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Wellington Fields Allotments - Hixon.


Plough Field Allotments at Amerton

Gardening Tips
By Mrs FM

Unusual & Old
Fashioned Fruit

Herbs & Other
Edible Plants.

Environmental Issues And Going Green.

Vines And Other Climbing Plants.

Fish Ponds

Books By
Alan J Hartley



Onions And More.

Having bought my Onions sets a few weeks ago I finally got round to planting them in mid March. This year I put extra in as last year they didn’t do very well and my mate didn’t get so many. He is a great fan of Onions and likes to pickle them, which works well because he is happy to have most of the smaller ones for pickling and I end up with the bigger ones!
On the subject of Onions, it won’t be long before I can start harvesting my Welsh Onions, or everlasting Onions as they are also called. They make a good alternative to Spring Onions and are starting to shoot without the need for sowing seed every year.
Another member of the Onion family and good for salads are Chives and I have a bunch at home. They had over wintered well and were starting to shoot, so I divided the clump up. Out of the one bunch I got nearly 20 little pot-fulls.

My Asparagus will follow on from the Sea Kale this year, as it should. The cold spell at the end of February held it back a little unlike the other year when I was cutting both the Sea Kale and the Asparagus together! The crazy mild weather throughout December did surprise one farmer though. Commercially, a lot of Asparagus is grown in Poly Tunnels in this country to give it better growing conditions and after the Christmas break, the grower in question looked in his tunnels, to find his Asparagus shooting prolifically. Indeed, it was so far advanced, and there was so much of it, that he had to call in staff to pick it. He said that it was over a month to 6 weeks early - even for crops grown inside.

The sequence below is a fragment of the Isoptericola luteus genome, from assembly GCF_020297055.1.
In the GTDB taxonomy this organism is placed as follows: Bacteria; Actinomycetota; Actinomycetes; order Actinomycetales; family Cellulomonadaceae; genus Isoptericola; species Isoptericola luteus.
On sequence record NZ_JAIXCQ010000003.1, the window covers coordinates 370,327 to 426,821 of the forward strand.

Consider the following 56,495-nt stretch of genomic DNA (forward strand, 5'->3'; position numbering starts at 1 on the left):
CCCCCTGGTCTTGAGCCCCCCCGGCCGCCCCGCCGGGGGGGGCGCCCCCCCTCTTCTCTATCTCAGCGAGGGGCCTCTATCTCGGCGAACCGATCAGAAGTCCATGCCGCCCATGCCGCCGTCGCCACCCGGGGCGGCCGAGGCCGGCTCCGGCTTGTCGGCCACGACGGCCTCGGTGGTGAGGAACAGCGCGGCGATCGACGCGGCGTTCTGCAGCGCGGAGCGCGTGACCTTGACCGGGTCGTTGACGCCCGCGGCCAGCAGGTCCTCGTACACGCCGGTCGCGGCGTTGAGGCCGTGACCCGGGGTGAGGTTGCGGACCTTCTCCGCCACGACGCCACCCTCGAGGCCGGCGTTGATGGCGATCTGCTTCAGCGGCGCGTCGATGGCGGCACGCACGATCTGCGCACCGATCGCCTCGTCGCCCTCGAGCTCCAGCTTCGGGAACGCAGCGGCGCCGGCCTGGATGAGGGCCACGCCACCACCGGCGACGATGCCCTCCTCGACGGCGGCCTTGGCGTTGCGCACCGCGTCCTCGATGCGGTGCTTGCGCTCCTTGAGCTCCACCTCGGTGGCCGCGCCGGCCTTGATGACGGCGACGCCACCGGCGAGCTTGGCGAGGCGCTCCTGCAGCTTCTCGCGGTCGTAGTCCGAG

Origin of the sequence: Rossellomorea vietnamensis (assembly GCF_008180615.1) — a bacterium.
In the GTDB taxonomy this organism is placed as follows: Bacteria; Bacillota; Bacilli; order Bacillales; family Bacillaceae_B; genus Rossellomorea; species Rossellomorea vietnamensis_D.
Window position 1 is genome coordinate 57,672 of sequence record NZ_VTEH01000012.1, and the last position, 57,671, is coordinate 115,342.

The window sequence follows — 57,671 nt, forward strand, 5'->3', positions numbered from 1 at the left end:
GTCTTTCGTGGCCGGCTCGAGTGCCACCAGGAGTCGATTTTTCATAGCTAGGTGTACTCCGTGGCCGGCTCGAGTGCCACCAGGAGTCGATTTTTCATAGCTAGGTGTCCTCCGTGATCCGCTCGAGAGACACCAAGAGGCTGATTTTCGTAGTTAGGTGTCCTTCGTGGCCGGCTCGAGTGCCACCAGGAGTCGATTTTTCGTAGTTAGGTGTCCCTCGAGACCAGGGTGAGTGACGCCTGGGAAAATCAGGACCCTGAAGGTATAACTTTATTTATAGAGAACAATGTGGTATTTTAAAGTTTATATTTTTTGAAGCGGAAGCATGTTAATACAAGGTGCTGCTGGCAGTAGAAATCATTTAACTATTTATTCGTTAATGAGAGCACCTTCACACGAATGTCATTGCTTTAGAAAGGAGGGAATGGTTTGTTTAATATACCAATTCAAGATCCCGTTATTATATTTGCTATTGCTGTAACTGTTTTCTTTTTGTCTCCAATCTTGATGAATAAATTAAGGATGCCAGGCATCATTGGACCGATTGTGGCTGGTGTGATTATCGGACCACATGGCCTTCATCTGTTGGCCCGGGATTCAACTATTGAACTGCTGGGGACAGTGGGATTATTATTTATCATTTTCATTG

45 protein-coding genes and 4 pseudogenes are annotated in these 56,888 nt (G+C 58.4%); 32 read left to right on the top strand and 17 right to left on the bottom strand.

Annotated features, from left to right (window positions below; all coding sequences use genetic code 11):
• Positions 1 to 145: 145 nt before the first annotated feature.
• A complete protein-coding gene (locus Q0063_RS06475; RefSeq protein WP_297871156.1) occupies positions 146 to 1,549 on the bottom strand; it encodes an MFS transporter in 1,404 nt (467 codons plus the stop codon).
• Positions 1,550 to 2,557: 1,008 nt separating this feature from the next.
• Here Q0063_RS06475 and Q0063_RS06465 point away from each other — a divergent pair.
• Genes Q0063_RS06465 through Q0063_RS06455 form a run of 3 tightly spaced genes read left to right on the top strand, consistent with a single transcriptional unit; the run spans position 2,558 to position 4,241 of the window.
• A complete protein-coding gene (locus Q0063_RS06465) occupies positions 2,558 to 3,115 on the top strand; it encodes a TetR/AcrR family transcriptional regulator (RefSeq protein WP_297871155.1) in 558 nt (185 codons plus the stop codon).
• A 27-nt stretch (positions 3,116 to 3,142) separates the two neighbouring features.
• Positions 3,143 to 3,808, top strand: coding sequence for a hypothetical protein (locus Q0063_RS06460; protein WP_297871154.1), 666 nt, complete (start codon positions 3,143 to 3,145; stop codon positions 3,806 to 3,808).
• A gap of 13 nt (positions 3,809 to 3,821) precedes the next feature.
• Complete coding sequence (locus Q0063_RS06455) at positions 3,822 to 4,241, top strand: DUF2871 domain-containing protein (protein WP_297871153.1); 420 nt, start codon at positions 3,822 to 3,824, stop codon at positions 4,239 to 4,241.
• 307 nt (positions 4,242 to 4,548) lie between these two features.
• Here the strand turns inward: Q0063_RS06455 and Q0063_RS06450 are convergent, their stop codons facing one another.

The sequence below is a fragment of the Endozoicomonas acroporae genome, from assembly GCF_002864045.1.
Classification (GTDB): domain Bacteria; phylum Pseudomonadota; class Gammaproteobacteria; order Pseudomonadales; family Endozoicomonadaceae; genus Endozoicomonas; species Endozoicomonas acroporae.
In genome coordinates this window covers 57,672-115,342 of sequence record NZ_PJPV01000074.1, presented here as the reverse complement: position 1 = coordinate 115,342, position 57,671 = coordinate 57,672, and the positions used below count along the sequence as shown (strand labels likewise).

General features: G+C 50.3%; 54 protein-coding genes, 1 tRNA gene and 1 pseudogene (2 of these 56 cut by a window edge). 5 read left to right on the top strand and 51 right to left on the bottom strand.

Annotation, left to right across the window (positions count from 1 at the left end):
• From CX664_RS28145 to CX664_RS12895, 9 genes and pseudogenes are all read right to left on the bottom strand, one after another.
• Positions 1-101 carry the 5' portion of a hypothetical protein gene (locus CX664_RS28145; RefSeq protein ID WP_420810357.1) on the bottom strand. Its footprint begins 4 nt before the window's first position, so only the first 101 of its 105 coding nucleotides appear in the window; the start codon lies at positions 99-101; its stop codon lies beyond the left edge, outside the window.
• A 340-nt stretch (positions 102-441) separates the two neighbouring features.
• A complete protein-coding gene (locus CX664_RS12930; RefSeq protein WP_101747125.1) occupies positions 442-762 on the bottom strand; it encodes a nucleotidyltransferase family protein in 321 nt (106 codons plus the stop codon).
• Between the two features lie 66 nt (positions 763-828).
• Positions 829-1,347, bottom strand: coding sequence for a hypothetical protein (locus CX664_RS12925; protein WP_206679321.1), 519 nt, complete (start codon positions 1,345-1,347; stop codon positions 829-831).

Back to the Sea Kale - The Offsets that I potted up have started to shoot well at Oak Tree, so I am hoping they are also starting to root in the same way that Rhubarb pieces do when they are divided. If left alone, the mature plants do spread though. Now the original plants, in the beds, have started to leaf up, I can see offsets poking up through my new paths! More free plants for someone!

Fruit plants are never far from my heart and when I saw a new, fruiting, edible, fuchsia advertised in one of the mail order catalogues, I decided I had got to have one. A couple of days later, before I could make up an order to get one, and much to my surprise, my brother told me, that he had ordered one for me and it would come in May. Throughout my younger life I had often seen Fuchsias that had finished flowering, with little berry like fruits on and wondered if they were edible. Obviously somebody else had the same idea and now I know they are, or at least they are edible on this one particular variety.

My Chenopodium – Strawberry Sticks, fruited well last year, but I did notice that better plants grew in a bit of shade where it was damper. So, as they were starting to shoot, I dug some up and moved them, replanting them in a shadier position between some fruit trees. They seem to be getting a bit of publicity lately, but more for their Spinach like leaves than their fruit. As I often do when replanting things, I decided to pot some up for Oak Tree.

Still on the subject of fruit, in mid February, my little Almond tree flowered on my Allotment for the first time. The pretty little, white flowers continued into March when the Apricot on the yard at home also started flowering with its much more showy, pinkish blossom. My Peach with its spectacular flourish of red flowers and the big Quince, with its large, blousy, white flowers, followed on. A little later, the mature Medlar will put on a bit of a brief show with its large white flowers as well. Although, on my Allotment I also have a very small Medlar tree which was a “Rescue Plant,” and only about 4 feet high, that surprised me with a few fruit last year. I used to meticulously cover all of these early flowering fruit trees with Horticultural Fleece to protect the blossom from late frosts, but these days I just let them get on with it. Sometimes I don’t get any fruit, but often I do, and without all the fuss. With the intense sunlight that we often get the Fleece doesn’t seem to last very long as it breaks up and so it comes expensive to use anyway with the constant need to replace it.
Nothing manmade seems to last these days – only nature goes on endlessly.


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